- Rebecca 'Bec' Chan (Frances Wang) - is Chinese and is often portrayed as an intelligent, highly successful academic student. She is popular with the Catalyst staff.
- Mike Hansen (Nikolai Nikolaeff) - is probably the oldest of the group and the most successful game designer and tester. He often assumes control of the group when things go wrong. He is also the funniest of the group and is patient and quick-thinking.
- Alexandra Davis (Nicky Wendt) -
- Nigel Hartford (Richard Moss) -
- Virgil Reality (Matt Parkinson) - Originally a "Buggy" Artificial intelligence experiment created by Alex when she was working for Sunjim. Virgil was "born" when Alex trashed the AI 2000 program when she couldn't get it to work properly. The remains floated about the internet like a ghost before forming the AI Virgil who spent the next few years wandering the internet before appearing in the Catlyst network server where he met the Crash Zone team and subsequently met his creator Alex. The name 'Virgil' is given to him by Mike.
- Penny Gallagher (Heidi Valkenburg) - is the youngest of the group at twelve yet she is quick and computer savvy and has produced ingenious creations. She is introduced to Catalyst by Ram.
- Matthew Gallagher (Jeremy Stanford) -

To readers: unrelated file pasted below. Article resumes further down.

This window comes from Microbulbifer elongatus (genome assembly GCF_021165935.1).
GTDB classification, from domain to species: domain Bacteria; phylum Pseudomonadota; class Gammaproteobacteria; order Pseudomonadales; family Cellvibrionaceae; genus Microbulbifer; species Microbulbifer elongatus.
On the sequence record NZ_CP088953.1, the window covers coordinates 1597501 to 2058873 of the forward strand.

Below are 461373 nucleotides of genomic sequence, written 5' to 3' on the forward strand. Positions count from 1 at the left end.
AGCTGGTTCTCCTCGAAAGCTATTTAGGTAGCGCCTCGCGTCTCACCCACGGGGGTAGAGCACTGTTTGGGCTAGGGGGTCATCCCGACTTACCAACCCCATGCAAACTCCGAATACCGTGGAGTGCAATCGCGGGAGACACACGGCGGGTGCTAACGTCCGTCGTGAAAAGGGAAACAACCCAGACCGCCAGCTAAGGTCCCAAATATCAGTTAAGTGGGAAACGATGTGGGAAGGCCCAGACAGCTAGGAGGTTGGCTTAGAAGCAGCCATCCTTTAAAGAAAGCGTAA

# Title Writers Original airdate Series No. 01 "The Dream Team" 13 February 1999 #1.01 After decoding a secret message on the Internet, five teens are offered the job of a lifetime: beta testers for the game company Catalyst network. Upon arriving they are informed only one of them can be taken and they are given a chance by Alex the company head to prove themselves by designing a new game character for her. The group's teamwork however impresses Alex who hires them all. During the episode the group also encounter a mysterious AI who they name Virgil who has wandered in to the Catalyst server and who existence they decide to keep hidden for now. 02 "Identity Crisis" 9 October 1999 #1.02 Settling into their jobs, the group runs in trouble when Alex discovers Virgil. Fearing that Virgil is a spy for Rival company Sunjin, Alex tries to get rid of Virgil. Virgil tries to get the kids help even though he cannot remember who he is and his only clue is a fragmented data file. With the kids help in restoring the file it is discovered that Virgil is actually a program called AI200 that Alex tried to get working for Sunjin but scrapped because it was too buggy. Now Virgil has evolved and found his way home. 03 "Undercover" 16 October 1999 #1.03 When Alex's valuable necklace goes missing every one is suspected an Pi feels obligated to solve the case when people think she is the thief due to her apparent poor background. Virgil still trying to understand human emotions helps Marchello look for his little sister Sam who is lost in the city. 04 "Big Business" 6 March 1999 #1.04 05 "It's Only Words" 30 October 1999 #1.05 There is tension in the group when Bec believes Mike has made a racist comment twords her putting the whole group on edge. Things are made worse when a dangerous computer virus gets in to the Catalyst server threatening the latest game Trillin. With the group not looking like they will make up soon Virgil risks his life to fight the computer virus with Alex's help causing the gang to realise the foolishness of their fight. Fearing they have lost their friend due to their fighting the group is relieved when Virgil reappears a little shaken from the fight but fine all the same. 06 "Secrets and Lies" 6 November 1999 #1.06 Bec is intrigued and delighted by a "'net romance" she is pursuing. The boys are skeptical and their worst fears are realised when they find out it's really Virgil writing love letters to Bec. Pi tries to think of a way to save Bec from the humiliation of finding out she is romancing an artificial intelligence! How can she do this when her own lies are getting her deeper in trouble herself? 07 "Truth Hurts" 13 November 1999 #1.07 Pi and Bec are asked by Alex to design a game to appeal to girls. The game, "Boyfriends" is about the trials and tribulations of teenage romance. The trouble is Bec and Pi have very different ideas about what it means to be a girl. The game is a mess and when Mike tries to use it to bring his separated parents closer, everyone realises they have got a lot to learn about emotions and life. 08 "No News Is Good News" 3 April 2000 #1.08 09 "Birthday" 10 April 2000 #1.09 10 "Leap of Faith" 17 April 2000 #1.10 11 "Heroes" 24 April 2000 #1.11 12 "The Shadow" #1.12 13 "The Outsider" #1.13 When Virgil goes missing after confiding in Ram, it's obvious to the kids that Sunijim have somehow captured him. Marcello sees this as a way to redeem himself in Alex's eyes and, with his friends' help, infiltrates Sunijim in an attempt to rescue Virgil from Brad Kane. When Marcello gets into difficulties, the team use all their computer skills to save Marcello and Virgil, reuniting the Crash Zone team